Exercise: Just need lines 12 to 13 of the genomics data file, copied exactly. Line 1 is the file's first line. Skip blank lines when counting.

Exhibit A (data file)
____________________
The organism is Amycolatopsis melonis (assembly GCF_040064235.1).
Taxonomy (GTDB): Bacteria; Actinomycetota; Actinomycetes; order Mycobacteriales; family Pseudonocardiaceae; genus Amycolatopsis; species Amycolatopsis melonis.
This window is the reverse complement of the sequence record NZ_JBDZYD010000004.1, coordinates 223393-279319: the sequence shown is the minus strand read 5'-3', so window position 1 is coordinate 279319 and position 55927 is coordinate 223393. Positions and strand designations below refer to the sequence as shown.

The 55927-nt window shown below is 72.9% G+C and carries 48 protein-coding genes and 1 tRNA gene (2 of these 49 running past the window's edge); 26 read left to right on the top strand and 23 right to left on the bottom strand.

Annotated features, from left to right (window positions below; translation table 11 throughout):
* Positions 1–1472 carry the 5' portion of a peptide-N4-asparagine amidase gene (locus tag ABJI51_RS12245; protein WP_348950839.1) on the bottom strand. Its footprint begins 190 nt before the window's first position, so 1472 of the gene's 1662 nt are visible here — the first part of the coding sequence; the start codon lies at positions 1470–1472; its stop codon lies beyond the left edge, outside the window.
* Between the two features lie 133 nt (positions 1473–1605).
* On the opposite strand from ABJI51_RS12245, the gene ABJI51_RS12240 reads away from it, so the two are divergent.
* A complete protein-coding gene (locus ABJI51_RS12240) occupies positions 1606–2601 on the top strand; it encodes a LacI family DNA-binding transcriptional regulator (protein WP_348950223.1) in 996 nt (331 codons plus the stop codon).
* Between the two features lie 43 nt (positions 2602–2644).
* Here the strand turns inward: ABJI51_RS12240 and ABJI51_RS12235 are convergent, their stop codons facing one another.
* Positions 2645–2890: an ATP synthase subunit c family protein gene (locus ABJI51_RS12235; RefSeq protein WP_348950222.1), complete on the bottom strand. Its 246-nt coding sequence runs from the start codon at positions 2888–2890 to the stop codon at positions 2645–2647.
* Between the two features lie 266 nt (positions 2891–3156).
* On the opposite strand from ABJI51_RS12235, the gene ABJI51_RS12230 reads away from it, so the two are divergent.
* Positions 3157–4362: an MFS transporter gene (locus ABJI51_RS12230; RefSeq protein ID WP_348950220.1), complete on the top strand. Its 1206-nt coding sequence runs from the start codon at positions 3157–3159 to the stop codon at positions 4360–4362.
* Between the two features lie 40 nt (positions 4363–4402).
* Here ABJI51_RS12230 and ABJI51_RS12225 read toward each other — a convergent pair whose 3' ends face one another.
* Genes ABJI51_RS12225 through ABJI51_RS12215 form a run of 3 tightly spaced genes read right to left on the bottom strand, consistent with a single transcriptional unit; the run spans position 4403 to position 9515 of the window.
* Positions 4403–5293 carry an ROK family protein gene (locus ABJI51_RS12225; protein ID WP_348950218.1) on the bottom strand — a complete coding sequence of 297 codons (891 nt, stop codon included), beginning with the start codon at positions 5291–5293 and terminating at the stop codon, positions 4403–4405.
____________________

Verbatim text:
* Positions 2645–2890: an ATP synthase subunit c family protein gene (locus ABJI51_RS12235; RefSeq protein WP_348950222.1), complete on the bottom strand. Its 246-nt coding sequence runs from the start codon at positions 2888–2890 to the stop codon at positions 2645–2647.
* Between the two features lie 266 nt (positions 2891–3156).